As calves should not get killed in Hinduist India, people use heat (and acid for “paneer” cheese) instead of rennet, to get both cow and water buffalo milk to curdle in a cheese-like product: “khoa”. As the milk is gently cooked at 80°C during a long period of time, it gets a subtle sweetness obtained through the “Maillard reaction” between milk sugars (lactose) and proteins (casein).
Unlike cheese, khoa is used as the base for a wide variety of Indian sweets; but like cheese, it is durable. When refined, it acquires a green tint, and is then called “hariyali” (green khoa).
One could argue that one of the flaws of this technique, is that all the milk’s water is lost in the air, but the obtained product is even richer than regular curd. Khoa producers don’t get the whey by-product that can be difficult to valuate: in the US, it used to be thrown in rivers, causing devastating eutrophisation — it is now dried to obtain bodybuilding supplement with high profit (10L of milk = 1kg of cheese + 600g of dry whey costing up to 25€). In Europe, it is often spread on land and fed to animals, but can be recycled as ricotta, or more surprisingly sodas, like “Rivella”.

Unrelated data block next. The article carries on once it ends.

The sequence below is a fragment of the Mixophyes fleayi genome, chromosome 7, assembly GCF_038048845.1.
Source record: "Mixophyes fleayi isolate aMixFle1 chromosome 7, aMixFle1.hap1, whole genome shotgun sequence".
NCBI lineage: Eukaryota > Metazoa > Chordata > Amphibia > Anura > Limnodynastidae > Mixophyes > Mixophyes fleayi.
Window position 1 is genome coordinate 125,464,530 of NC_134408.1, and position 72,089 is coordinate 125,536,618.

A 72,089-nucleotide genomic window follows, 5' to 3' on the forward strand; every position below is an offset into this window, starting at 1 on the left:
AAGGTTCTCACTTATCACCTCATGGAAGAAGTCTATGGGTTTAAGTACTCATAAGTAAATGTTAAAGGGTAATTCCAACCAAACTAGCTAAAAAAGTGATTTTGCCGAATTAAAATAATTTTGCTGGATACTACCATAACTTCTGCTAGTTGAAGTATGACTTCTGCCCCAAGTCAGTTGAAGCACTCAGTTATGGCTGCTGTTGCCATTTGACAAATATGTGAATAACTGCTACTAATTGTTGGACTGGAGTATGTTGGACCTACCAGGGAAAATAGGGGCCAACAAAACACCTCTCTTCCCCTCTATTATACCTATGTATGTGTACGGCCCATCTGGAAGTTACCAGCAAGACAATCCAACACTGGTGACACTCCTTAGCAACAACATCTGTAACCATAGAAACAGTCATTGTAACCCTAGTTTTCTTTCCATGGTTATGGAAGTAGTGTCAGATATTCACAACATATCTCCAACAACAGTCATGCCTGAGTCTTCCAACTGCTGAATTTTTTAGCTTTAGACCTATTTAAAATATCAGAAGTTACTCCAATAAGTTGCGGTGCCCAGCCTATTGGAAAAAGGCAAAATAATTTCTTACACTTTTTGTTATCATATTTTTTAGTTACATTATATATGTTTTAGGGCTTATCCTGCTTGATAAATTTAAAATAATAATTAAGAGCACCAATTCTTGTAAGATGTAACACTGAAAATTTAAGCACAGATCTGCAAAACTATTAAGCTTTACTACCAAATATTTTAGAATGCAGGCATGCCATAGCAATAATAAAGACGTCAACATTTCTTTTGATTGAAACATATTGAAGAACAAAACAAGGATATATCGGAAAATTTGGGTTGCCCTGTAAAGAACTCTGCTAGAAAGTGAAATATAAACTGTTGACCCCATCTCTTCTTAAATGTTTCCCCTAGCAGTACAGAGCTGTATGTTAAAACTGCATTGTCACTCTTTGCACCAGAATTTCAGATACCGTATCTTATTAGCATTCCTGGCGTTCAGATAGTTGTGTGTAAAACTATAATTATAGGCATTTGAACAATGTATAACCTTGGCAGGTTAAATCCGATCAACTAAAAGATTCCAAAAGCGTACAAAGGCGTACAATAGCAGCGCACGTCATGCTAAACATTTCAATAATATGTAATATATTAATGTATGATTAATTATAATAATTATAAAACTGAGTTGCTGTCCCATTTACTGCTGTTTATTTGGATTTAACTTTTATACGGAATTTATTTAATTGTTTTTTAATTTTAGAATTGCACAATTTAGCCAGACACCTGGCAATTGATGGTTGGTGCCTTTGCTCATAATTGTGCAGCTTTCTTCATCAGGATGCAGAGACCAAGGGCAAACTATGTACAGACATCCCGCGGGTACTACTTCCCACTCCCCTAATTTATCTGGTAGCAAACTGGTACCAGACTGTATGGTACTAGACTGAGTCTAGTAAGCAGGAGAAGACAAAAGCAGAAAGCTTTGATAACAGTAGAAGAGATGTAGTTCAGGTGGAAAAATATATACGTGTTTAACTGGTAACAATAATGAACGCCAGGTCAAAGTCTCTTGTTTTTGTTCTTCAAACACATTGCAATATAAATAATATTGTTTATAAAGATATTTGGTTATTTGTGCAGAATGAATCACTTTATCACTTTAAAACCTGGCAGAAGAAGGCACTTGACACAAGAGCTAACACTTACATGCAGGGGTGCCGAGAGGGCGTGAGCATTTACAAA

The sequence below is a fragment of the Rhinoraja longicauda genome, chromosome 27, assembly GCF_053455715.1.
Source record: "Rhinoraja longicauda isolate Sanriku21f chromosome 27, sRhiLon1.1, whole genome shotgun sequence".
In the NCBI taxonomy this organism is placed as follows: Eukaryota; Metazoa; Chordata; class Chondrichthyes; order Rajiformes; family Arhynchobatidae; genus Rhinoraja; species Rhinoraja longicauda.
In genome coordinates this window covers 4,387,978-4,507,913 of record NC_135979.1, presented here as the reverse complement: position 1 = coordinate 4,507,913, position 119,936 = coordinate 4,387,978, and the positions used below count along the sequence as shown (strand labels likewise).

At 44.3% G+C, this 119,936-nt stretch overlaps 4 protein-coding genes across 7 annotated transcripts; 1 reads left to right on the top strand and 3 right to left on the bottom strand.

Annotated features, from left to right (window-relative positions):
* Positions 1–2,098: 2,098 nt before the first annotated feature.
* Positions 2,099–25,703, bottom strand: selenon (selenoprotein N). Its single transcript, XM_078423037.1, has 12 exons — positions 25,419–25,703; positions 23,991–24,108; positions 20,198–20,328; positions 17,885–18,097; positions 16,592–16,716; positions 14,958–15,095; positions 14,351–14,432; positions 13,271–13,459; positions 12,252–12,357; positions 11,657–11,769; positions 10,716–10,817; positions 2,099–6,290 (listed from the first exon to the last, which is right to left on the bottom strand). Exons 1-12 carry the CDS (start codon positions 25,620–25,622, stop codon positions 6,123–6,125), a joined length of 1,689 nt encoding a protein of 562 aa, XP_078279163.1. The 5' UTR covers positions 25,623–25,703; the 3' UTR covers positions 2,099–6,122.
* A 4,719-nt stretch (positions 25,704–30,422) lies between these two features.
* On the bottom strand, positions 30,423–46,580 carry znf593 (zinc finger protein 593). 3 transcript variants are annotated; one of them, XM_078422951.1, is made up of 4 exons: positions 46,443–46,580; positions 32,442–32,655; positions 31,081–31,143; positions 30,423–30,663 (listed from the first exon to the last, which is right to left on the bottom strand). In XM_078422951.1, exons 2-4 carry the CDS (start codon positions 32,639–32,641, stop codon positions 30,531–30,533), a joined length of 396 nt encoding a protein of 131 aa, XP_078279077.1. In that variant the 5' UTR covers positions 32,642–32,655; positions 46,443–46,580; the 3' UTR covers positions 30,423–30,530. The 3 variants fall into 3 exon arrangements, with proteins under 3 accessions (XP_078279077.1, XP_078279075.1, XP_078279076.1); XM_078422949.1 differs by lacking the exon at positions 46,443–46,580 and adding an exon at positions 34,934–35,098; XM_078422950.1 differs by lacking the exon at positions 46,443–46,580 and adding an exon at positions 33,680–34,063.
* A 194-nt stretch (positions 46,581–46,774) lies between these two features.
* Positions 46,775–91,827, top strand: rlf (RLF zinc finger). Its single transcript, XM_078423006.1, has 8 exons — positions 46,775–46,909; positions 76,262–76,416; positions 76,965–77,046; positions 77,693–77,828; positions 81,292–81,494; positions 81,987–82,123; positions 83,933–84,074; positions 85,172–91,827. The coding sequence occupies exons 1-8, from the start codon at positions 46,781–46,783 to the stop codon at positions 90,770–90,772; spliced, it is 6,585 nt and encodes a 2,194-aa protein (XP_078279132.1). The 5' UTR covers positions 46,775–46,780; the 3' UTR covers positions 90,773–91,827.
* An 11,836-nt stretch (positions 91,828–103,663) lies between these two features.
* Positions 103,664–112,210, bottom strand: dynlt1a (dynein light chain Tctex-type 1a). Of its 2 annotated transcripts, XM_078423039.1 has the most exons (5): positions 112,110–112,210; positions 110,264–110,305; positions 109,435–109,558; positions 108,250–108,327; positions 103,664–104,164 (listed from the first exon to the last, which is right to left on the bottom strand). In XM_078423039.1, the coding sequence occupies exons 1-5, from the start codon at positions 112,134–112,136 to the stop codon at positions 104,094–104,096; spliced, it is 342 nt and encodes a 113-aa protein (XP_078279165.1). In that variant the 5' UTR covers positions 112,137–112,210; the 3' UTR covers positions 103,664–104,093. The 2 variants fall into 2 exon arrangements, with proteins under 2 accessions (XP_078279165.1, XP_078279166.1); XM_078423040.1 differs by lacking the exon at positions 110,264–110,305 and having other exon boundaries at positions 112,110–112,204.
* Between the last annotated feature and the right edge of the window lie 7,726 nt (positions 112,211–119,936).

- A sort of caramelization